What History tells us between Bears and Seahawks
|Friday, December 24, 2021, 9:32 AM- -|
As you enjoy the rest of your holiday weekend on Sunday, the Bears will be back in action as they head out west to take on the Seattle Seahawks. This had the chance to be an intriguing matchup, especially when you consider all the Russell Wilson to Chicago trade rumors that stirred. Once those rumors died down, camp began as both teams had high expectations for their season.
Instead, you have a Bears team sitting at 4-10 and losing eight of their last nine games while the Seahawks check-in at 5-9 and are just trying to finish off their frustrating season. If anything, this is a battle for draft position as the winner of this game will pick in front of the loser come the 2022 NFL draft.
Even with both teams out of the playoff picture, this series has had some incredible moments, even if the teams haven't played each other all that often. This will be the 19th meeting between the two teams since the series began in 1976, with Seattle holding the 11-7 edge right now. Looking at the early portion of this series and it was all Seattle. That came as a surprise to most.
Sure, the Bears won the inaugural meeting in 1976 34-7, but the Seahawks took control after that, winning the next four contests relatively easily, with the 1978 and 1982 meetings decided by one score. Take away those four wins, and the series has been played pretty tight, but that early streak is the difference in the overall standings to this point.
The Bears got back on the winning side of things after that skid by shutting the Seahawks out 17-0 in 1990. Neal Anderson paved the way for the Bears in that one with a pair of rushing touchdowns and 101 yards on the ground to back Jim Harbaugh and the offense. Once again, the Seahawks had answers after the loss against this team and, after a nine-year wait, knocked off Chicago 14-13 in 1999 before winning again in 2003.
Since that year, the Bears fortunes have been much better, even if the wins haven't consistently come. Led by a dominating day by Rex Grossman and Thomas Jones in 2006, the Bears topped Seattle and won by their biggest margin in the series history, 37-6. Later that season, these same teams met in the playoffs, and it was the Bears emerging victorious 27-24 on a Robbie Gould 49 yard field goal in OT. This was their biggest win of the series because it carried the most significance.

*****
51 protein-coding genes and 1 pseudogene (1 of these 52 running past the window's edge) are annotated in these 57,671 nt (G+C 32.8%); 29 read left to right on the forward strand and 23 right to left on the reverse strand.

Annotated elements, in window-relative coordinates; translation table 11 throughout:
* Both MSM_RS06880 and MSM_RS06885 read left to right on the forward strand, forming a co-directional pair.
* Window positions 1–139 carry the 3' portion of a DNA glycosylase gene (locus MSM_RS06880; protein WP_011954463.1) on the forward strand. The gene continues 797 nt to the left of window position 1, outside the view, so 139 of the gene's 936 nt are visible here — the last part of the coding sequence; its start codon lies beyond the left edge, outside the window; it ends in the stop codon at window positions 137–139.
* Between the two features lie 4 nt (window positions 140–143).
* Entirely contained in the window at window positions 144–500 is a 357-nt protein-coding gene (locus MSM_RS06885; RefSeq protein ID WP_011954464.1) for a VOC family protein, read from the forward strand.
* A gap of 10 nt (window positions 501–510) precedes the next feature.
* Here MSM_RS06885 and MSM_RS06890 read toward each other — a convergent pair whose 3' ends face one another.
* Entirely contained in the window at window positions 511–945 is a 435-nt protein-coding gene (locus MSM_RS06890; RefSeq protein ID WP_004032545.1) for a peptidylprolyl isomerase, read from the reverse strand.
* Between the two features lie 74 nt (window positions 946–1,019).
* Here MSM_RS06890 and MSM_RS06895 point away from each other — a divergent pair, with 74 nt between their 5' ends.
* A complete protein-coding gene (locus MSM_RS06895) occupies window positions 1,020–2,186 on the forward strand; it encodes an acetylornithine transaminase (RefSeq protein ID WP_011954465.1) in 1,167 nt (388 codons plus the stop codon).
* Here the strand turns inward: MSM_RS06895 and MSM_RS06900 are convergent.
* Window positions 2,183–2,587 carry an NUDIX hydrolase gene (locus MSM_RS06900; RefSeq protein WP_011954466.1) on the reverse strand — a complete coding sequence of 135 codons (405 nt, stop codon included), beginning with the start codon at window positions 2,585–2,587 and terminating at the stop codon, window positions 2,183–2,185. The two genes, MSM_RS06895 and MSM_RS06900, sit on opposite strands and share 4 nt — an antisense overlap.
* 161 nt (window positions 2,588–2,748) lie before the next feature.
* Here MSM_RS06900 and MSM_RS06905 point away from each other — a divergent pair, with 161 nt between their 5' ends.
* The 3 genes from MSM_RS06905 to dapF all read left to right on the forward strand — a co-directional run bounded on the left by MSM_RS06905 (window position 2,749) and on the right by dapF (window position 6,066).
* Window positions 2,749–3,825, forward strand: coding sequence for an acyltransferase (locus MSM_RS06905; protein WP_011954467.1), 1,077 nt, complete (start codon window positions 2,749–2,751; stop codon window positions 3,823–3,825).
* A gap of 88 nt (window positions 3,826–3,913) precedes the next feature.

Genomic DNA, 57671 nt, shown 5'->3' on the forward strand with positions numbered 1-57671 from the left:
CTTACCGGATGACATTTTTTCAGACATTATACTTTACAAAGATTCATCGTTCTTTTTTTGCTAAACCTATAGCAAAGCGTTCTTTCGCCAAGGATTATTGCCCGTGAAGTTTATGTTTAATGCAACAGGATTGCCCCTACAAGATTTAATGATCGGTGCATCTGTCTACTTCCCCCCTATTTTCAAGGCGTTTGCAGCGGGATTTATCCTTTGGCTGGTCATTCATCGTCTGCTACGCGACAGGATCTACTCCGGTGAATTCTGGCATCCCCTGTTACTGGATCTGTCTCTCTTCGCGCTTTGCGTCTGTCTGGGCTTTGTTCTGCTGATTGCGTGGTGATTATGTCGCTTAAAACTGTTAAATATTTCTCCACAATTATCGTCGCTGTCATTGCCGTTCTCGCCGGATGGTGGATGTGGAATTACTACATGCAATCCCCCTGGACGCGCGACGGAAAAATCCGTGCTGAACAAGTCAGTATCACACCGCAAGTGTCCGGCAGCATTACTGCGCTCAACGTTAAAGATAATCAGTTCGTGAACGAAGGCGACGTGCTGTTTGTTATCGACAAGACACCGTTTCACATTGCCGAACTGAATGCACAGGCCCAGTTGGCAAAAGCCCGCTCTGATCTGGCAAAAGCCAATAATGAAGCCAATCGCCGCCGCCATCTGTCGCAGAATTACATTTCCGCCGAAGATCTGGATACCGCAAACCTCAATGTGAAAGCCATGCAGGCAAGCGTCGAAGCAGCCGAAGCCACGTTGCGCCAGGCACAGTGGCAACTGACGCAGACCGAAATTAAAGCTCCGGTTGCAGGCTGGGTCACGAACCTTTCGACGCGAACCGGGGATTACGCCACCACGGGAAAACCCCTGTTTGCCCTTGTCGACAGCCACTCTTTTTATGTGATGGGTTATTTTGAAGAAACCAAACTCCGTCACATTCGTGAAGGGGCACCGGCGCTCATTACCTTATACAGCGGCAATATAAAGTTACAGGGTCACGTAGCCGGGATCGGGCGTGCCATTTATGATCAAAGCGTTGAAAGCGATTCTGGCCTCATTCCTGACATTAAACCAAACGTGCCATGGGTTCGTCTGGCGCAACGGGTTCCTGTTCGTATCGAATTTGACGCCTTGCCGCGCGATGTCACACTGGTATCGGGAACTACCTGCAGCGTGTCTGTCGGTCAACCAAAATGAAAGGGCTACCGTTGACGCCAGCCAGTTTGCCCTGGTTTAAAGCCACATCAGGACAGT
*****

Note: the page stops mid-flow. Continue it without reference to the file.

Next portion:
That playoff win was followed by a loss the next season to Seattle before the two teams split the next two games heading into the playoffs. For the second time in five years, the Bears met the Seahawks in the postseason and once again came away the victors with a 35-24 win. In that game, Jay Cutler picked the Seahawks secondary apart, throwing for 274 yards and a pair of scores as the Bears were off to the NFC Championship game.
Although that was a big win, it was the last win that this team would have against Seattle for quite a while as the Seahawks responded with three-straight wins spanning 2011,2012, and 2015. The last time these teams met was in 2018, and that game was played at Soldier Field. Looking for their first win in seven years against the birds, Chicago got a gutsy performance from Mitch Trubisky as he overcame two interceptions with a pair of touchdown passes and 200 yards through the air.
He was backed by a defense that didn't let Russell Wilson settle in as the Bears won that game 24-17 to put the series where it stands today. Although these teams are going nowhere this season, most of these games have been competitive games. Chicago hasn't gone to Seattle often, but they typically struggle as they are 2-5 against Seattle on the road when they do.
Their last win out west against them came in 2009, so it has been more than 10 years since they won a game in Seattle. Even with nothing to play for outside of pride this weekend, perhaps getting a win at a challenging play to play can be seen as a moral victory.